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    Re: News - Microsoft's software satisfaction score climbs, despite Windows 8

    Quote Originally Posted by valhar2000 View Post
    My experience was different. I never had any problem with XP (not until recently, because it's simply obsolete). Back in the day I used Windows 98 SE to play games, and Windows 2000 for everything else. Then one day somebody told me that Windows XP was like Windows 2000 but with the ability to play games, so I installed and found that they were right.
    sounds like you didn't pick up xp really early on in it's life, it did improve after about 6 months to a year but for the very early and I mean early adopters it was a pita... especially with cad software etc

    Later on, when I switched to Vista, I was put off by the UAC, and turned it off. Eventually, I learned that the inconvenience of UAC is not really, or not solely, Microsoft's fault, and that many applications had been modified to work better with it, so I enabled it and found that it worked well enough. Now UAC is always turned on to the maximum setting on every Windows machine I use.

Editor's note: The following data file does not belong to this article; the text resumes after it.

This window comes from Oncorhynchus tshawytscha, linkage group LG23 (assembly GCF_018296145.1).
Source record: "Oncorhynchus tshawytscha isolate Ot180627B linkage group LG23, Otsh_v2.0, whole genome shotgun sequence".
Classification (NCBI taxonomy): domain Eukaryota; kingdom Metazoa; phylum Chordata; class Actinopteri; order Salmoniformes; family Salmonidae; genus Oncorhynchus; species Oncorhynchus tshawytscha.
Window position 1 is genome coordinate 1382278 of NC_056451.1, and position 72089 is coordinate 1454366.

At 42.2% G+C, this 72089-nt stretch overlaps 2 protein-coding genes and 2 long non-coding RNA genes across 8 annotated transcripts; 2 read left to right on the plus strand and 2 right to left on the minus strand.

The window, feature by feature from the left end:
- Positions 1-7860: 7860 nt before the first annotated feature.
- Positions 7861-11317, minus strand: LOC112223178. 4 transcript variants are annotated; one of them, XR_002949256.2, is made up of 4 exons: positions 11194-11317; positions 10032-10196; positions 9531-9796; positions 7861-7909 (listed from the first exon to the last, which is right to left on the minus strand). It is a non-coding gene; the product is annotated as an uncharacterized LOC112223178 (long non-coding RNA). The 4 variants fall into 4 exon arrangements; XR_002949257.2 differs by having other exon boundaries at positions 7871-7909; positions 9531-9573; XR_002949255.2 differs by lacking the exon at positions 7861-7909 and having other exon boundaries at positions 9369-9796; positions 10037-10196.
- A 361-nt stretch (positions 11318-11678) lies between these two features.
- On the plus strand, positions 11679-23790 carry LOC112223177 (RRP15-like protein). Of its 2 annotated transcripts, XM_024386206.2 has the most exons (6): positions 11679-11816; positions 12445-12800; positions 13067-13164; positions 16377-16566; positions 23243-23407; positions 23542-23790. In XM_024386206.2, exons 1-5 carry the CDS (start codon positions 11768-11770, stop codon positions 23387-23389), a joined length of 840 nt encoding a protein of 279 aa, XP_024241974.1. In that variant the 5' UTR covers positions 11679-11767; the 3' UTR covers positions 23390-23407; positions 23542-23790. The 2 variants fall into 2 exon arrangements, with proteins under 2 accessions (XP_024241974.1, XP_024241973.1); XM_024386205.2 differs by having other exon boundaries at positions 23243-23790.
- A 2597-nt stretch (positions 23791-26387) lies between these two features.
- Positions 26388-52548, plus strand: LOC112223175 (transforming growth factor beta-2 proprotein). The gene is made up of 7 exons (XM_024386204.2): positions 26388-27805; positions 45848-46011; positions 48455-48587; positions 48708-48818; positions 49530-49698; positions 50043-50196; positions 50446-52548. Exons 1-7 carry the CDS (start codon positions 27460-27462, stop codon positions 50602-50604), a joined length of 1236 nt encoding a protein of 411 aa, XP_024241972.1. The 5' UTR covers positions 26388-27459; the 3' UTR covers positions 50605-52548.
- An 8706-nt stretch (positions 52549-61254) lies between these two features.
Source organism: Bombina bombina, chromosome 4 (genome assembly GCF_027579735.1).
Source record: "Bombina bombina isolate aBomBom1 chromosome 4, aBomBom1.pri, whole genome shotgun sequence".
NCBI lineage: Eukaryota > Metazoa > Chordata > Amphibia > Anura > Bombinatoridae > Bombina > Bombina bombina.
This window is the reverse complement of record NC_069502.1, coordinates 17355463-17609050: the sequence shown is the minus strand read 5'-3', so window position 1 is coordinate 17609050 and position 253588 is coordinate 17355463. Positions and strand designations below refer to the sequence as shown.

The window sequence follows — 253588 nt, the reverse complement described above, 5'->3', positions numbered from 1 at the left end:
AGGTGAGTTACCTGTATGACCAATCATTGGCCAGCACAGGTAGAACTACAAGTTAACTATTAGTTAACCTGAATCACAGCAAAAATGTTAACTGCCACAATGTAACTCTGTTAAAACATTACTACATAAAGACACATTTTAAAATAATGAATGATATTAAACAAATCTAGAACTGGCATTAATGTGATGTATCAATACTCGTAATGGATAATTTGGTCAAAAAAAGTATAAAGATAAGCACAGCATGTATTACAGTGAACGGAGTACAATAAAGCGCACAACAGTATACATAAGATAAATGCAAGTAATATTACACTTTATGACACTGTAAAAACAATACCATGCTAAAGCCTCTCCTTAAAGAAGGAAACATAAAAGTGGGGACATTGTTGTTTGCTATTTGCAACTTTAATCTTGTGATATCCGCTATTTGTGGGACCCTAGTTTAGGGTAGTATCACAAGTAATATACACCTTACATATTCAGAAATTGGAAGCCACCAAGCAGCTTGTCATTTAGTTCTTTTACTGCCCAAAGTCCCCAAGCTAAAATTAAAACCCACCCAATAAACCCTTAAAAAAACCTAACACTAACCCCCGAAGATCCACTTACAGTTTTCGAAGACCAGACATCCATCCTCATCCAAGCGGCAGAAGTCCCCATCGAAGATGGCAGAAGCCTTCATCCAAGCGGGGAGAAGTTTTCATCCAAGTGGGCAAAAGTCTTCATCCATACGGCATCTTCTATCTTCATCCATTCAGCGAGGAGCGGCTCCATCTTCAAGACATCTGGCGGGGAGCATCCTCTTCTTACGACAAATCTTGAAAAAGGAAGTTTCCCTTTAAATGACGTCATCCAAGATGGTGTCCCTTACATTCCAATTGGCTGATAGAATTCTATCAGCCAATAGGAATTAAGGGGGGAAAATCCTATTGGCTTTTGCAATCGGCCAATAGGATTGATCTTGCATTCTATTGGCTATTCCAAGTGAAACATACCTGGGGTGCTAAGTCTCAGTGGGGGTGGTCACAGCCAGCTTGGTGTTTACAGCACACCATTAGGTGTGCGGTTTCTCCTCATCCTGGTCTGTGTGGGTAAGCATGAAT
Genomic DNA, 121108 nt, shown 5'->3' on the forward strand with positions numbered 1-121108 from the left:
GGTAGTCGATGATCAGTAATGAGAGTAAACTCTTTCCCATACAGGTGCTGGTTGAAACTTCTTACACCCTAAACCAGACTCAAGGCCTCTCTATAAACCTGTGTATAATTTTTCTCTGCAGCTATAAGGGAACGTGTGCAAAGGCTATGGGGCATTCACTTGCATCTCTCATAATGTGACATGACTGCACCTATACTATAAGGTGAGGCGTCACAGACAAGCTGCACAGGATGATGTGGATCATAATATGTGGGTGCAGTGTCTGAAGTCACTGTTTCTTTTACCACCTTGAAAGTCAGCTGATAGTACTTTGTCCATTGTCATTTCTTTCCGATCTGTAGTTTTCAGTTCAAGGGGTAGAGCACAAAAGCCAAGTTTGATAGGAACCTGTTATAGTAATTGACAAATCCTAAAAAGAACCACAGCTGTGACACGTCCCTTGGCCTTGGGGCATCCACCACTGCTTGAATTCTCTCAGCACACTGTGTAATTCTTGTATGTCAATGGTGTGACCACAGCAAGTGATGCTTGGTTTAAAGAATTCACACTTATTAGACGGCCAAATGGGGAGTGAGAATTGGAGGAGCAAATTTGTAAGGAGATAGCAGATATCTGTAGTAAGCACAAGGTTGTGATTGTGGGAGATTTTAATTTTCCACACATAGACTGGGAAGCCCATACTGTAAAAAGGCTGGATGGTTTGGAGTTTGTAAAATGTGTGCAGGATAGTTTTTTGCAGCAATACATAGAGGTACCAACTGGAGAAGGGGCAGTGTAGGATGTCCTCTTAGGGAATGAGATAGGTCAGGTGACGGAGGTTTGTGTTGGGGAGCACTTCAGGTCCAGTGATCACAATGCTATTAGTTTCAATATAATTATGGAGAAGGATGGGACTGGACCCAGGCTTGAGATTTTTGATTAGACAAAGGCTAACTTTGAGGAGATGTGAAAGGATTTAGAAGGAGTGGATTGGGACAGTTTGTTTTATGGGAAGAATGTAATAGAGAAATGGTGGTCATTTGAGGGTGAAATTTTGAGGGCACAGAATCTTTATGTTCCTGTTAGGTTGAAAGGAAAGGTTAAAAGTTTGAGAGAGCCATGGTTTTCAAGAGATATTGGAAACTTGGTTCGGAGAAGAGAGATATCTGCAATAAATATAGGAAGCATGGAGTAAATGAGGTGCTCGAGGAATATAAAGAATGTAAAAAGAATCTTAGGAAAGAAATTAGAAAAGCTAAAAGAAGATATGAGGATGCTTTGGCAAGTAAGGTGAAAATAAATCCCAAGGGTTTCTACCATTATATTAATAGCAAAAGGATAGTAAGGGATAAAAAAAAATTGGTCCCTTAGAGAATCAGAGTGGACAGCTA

and there you hit the nail on the head with one of the uac issues, it wasn't MS's fault that the software companies couldn't fix their own programs to work with it properly, there's still a few that have the same issue even now....if they hadn't actually been lazy we wouldn't have needed to resort to turning it off, which in turn made them even more lazy... Don't get me wrong uac could be a pita with start up programs but it wasn't that bad if the programs were designed to work with it and to be honest I only really noticed it from time to time, same as I get in windows 8...



    The Start Screen is okay, it's the Metro Apps I don't like. I have Windows Phone, and I like it, so I do believe that Metro on a touch screen should work quite well, but with a keyboard and mouse it's just annoying.